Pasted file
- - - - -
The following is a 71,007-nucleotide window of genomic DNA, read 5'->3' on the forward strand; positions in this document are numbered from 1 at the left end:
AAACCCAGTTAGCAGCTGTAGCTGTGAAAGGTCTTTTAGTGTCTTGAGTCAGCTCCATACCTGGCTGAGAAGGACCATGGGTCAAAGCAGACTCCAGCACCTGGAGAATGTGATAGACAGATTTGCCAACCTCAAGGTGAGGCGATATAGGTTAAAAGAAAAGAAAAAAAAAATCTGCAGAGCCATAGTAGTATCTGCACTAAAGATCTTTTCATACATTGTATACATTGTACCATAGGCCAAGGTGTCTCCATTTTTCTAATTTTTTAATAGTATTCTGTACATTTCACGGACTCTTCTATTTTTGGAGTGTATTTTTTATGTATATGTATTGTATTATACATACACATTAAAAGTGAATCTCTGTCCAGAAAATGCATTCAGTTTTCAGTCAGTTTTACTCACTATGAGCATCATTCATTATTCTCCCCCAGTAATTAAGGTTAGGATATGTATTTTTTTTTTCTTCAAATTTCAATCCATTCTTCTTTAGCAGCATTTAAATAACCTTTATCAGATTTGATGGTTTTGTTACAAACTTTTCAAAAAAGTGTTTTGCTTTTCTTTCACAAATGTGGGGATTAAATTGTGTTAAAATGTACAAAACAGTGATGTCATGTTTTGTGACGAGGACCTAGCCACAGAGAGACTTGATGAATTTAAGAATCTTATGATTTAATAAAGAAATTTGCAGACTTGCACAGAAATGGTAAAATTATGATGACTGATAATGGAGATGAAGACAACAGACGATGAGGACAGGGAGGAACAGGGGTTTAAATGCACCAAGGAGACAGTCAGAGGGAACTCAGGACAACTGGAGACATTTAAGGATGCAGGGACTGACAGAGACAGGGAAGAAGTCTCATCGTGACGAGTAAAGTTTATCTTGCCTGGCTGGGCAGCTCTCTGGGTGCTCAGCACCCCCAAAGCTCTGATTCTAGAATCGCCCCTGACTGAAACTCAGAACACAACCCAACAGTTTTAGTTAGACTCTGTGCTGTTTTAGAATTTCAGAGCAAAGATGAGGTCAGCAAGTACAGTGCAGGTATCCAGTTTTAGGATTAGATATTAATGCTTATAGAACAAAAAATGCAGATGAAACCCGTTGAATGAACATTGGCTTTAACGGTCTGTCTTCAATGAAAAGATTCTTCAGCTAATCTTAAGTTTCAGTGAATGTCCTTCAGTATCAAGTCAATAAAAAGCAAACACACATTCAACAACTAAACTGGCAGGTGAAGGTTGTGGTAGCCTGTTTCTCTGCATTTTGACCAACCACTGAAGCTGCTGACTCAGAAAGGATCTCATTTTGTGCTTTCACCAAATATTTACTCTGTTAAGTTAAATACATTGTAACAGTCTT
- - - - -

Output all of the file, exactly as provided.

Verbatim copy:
The following is a 71,007-nucleotide window of genomic DNA, read 5'->3' on the forward strand; positions in this document are numbered from 1 at the left end:
AAACCCAGTTAGCAGCTGTAGCTGTGAAAGGTCTTTTAGTGTCTTGAGTCAGCTCCATACCTGGCTGAGAAGGACCATGGGTCAAAGCAGACTCCAGCACCTGGAGAATGTGATAGACAGATTTGCCAACCTCAAGGTGAGGCGATATAGGTTAAAAGAAAAGAAAAAAAAAATCTGCAGAGCCATAGTAGTATCTGCACTAAAGATCTTTTCATACATTGTATACATTGTACCATAGGCCAAGGTGTCTCCATTTTTCTAATTTTTTAATAGTATTCTGTACATTTCACGGACTCTTCTATTTTTGGAGTGTATTTTTTATGTATATGTATTGTATTATACATACACATTAAAAGTGAATCTCTGTCCAGAAAATGCATTCAGTTTTCAGTCAGTTTTACTCACTATGAGCATCATTCATTATTCTCCCCCAGTAATTAAGGTTAGGATATGTATTTTTTTTTTCTTCAAATTTCAATCCATTCTTCTTTAGCAGCATTTAAATAACCTTTATCAGATTTGATGGTTTTGTTACAAACTTTTCAAAAAAGTGTTTTGCTTTTCTTTCACAAATGTGGGGATTAAATTGTGTTAAAATGTACAAAACAGTGATGTCATGTTTTGTGACGAGGACCTAGCCACAGAGAGACTTGATGAATTTAAGAATCTTATGATTTAATAAAGAAATTTGCAGACTTGCACAGAAATGGTAAAATTATGATGACTGATAATGGAGATGAAGACAACAGACGATGAGGACAGGGAGGAACAGGGGTTTAAATGCACCAAGGAGACAGTCAGAGGGAACTCAGGACAACTGGAGACATTTAAGGATGCAGGGACTGACAGAGACAGGGAAGAAGTCTCATCGTGACGAGTAAAGTTTATCTTGCCTGGCTGGGCAGCTCTCTGGGTGCTCAGCACCCCCAAAGCTCTGATTCTAGAATCGCCCCTGACTGAAACTCAGAACACAACCCAACAGTTTTAGTTAGACTCTGTGCTGTTTTAGAATTTCAGAGCAAAGATGAGGTCAGCAAGTACAGTGCAGGTATCCAGTTTTAGGATTAGATATTAATGCTTATAGAACAAAAAATGCAGATGAAACCCGTTGAATGAACATTGGCTTTAACGGTCTGTCTTCAATGAAAAGATTCTTCAGCTAATCTTAAGTTTCAGTGAATGTCCTTCAGTATCAAGTCAATAAAAAGCAAACACACATTCAACAACTAAACTGGCAGGTGAAGGTTGTGGTAGCCTGTTTCTCTGCATTTTGACCAACCACTGAAGCTGCTGACTCAGAAAGGATCTCATTTTGTGCTTTCACCAAATATTTACTCTGTTAAGTTAAATACATTGTAACAGTCTT